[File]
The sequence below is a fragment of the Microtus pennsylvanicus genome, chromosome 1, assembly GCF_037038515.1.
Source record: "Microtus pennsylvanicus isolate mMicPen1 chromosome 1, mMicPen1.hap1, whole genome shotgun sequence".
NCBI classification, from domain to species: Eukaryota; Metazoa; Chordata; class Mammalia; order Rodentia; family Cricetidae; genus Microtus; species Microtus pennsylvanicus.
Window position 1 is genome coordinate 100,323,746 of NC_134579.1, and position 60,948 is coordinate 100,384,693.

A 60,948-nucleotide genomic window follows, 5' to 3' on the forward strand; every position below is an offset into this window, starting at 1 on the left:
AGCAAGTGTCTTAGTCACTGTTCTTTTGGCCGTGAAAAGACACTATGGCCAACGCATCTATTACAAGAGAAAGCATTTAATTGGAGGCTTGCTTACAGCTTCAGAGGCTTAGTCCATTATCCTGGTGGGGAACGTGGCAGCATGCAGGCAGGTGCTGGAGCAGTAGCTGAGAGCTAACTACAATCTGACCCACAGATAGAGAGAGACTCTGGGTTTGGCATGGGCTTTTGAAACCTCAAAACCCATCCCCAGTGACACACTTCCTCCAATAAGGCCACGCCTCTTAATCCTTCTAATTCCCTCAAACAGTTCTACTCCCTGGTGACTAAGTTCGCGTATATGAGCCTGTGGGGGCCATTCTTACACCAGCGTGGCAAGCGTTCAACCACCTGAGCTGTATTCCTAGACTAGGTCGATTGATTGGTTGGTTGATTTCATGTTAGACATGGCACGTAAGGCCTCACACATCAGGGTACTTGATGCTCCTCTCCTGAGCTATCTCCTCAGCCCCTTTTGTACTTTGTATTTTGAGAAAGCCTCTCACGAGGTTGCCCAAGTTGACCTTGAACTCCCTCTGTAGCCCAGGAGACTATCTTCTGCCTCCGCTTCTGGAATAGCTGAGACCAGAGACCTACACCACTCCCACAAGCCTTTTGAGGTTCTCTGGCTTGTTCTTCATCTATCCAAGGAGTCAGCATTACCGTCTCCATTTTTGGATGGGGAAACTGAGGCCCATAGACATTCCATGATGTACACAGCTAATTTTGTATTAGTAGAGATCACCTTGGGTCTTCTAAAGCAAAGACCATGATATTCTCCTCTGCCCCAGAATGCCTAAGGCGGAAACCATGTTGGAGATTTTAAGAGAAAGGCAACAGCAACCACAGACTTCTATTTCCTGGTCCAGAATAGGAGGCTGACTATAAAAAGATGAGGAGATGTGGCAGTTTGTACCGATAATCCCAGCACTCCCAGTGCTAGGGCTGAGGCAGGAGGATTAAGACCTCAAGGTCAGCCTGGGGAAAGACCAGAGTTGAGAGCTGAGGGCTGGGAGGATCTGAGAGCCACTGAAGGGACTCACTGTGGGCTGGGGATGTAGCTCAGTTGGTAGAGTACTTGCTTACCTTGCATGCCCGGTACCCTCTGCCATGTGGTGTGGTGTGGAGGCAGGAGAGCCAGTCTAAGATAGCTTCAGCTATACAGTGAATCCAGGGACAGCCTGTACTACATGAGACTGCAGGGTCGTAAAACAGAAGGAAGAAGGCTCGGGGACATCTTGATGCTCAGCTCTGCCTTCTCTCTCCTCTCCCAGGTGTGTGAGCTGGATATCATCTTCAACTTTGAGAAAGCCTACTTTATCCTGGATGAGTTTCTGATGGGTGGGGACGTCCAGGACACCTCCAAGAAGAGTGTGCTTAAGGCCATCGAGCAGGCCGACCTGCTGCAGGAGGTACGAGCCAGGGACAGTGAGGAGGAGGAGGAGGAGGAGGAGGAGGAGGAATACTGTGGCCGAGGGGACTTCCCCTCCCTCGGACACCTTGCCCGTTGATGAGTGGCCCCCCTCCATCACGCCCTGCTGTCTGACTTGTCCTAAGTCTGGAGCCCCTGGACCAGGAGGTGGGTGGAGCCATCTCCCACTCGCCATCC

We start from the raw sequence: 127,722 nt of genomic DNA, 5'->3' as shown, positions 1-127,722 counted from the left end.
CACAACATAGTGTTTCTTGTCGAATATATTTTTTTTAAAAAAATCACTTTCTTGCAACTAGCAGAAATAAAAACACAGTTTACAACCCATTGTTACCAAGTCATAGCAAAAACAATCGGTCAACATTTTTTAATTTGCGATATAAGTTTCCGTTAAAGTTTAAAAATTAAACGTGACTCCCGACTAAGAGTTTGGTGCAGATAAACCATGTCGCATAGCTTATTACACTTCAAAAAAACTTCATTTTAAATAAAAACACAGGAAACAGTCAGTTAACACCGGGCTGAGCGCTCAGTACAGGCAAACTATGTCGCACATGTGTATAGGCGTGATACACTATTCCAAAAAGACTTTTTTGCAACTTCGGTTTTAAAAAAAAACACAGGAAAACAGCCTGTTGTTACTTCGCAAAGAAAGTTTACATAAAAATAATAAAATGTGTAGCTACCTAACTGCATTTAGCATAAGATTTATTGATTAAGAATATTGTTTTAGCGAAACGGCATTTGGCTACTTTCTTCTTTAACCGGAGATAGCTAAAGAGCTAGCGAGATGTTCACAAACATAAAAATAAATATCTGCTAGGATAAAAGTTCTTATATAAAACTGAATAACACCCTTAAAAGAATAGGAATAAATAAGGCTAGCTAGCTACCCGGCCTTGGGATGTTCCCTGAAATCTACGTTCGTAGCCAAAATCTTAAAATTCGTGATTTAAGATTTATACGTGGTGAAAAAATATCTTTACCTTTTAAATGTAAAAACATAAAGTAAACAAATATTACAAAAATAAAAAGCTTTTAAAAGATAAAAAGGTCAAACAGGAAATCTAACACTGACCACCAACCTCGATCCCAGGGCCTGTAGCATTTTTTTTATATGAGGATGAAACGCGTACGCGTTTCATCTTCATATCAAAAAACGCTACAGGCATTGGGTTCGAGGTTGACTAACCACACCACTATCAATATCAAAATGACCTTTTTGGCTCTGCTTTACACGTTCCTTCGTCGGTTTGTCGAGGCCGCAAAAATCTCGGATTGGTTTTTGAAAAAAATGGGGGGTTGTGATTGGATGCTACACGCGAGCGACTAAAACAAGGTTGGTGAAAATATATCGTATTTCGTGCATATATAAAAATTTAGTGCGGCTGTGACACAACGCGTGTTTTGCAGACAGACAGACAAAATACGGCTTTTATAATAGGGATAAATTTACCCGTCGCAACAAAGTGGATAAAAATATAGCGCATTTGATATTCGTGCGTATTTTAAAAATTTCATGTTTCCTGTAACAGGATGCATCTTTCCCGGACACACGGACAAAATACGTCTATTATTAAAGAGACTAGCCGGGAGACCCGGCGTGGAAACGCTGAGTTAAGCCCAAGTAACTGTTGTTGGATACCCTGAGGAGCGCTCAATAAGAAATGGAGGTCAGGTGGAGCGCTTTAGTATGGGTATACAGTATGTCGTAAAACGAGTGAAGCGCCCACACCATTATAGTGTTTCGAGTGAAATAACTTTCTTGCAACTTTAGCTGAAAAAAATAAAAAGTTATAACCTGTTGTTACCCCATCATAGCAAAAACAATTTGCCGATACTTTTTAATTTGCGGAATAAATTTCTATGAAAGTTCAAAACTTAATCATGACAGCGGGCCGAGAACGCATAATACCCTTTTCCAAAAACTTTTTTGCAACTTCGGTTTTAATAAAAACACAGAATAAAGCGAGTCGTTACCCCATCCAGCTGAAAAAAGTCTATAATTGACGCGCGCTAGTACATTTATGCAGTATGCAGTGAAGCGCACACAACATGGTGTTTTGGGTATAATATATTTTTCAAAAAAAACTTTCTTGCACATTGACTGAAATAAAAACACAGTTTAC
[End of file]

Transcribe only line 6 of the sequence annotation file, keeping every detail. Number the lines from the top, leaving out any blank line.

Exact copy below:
AGCAAGTGTCTTAGTCACTGTTCTTTTGGCCGTGAAAAGACACTATGGCCAACGCATCTATTACAAGAGAAAGCATTTAATTGGAGGCTTGCTTACAGCTTCAGAGGCTTAGTCCATTATCCTGGTGGGGAACGTGGCAGCATGCAGGCAGGTGCTGGAGCAGTAGCTGAGAGCTAACTACAATCTGACCCACAGATAGAGAGAGACTCTGGGTTTGGCATGGGCTTTTGAAACCTCAAAACCCATCCCCAGTGACACACTTCCTCCAATAAGGCCACGCCTCTTAATCCTTCTAATTCCCTCAAACAGTTCTACTCCCTGGTGACTAAGTTCGCGTATATGAGCCTGTGGGGGCCATTCTTACACCAGCGTGGCAAGCGTTCAACCACCTGAGCTGTATTCCTAGACTAGGTCGATTGATTGGTTGGTTGATTTCATGTTAGACATGGCACGTAAGGCCTCACACATCAGGGTACTTGATGCTCCTCTCCTGAGCTATCTCCTCAGCCCCTTTTGTACTTTGTATTTTGAGAAAGCCTCTCACGAGGTTGCCCAAGTTGACCTTGAACTCCCTCTGTAGCCCAGGAGACTATCTTCTGCCTCCGCTTCTGGAATAGCTGAGACCAGAGACCTACACCACTCCCACAAGCCTTTTGAGGTTCTCTGGCTTGTTCTTCATCTATCCAAGGAGTCAGCATTACCGTCTCCATTTTTGGATGGGGAAACTGAGGCCCATAGACATTCCATGATGTACACAGCTAATTTTGTATTAGTAGAGATCACCTTGGGTCTTCTAAAGCAAAGACCATGATATTCTCCTCTGCCCCAGAATGCCTAAGGCGGAAACCATGTTGGAGATTTTAAGAGAAAGGCAACAGCAACCACAGACTTCTATTTCCTGGTCCAGAATAGGAGGCTGACTATAAAAAGATGAGGAGATGTGGCAGTTTGTACCGATAATCCCAGCACTCCCAGTGCTAGGGCTGAGGCAGGAGGATTAAGACCTCAAGGTCAGCCTGGGGAAAGACCAGAGTTGAGAGCTGAGGGCTGGGAGGATCTGAGAGCCACTGAAGGGACTCACTGTGGGCTGGGGATGTAGCTCAGTTGGTAGAGTACTTGCTTACCTTGCATGCCCGGTACCCTCTGCCATGTGGTGTGGTGTGGAGGCAGGAGAGCCAGTCTAAGATAGCTTCAGCTATACAGTGAATCCAGGGACAGCCTGTACTACATGAGACTGCAGGGTCGTAAAACAGAAGGAAGAAGGCTCGGGGACATCTTGATGCTCAGCTCTGCCTTCTCTCTCCTCTCCCAGGTGTGTGAGCTGGATATCATCTTCAACTTTGAGAAAGCCTACTTTATCCTGGATGAGTTTCTGATGGGTGGGGACGTCCAGGACACCTCCAAGAAGAGTGTGCTTAAGGCCATCGAGCAGGCCGACCTGCTGCAGGAGGTACGAGCCAGGGACAGTGAGGAGGAGGAGGAGGAGGAGGAGGAGGAGGAATACTGTGGCCGAGGGGACTTCCCCTCCCTCGGACACCTTGCCCGTTGATGAGTGGCCCCCCTCCATCACGCCCTGCTGTCTGACTTGTCCTAAGTCTGGAGCCCCTGGACCAGGAGGTGGGTGGAGCCATCTCCCACTCGCCATCC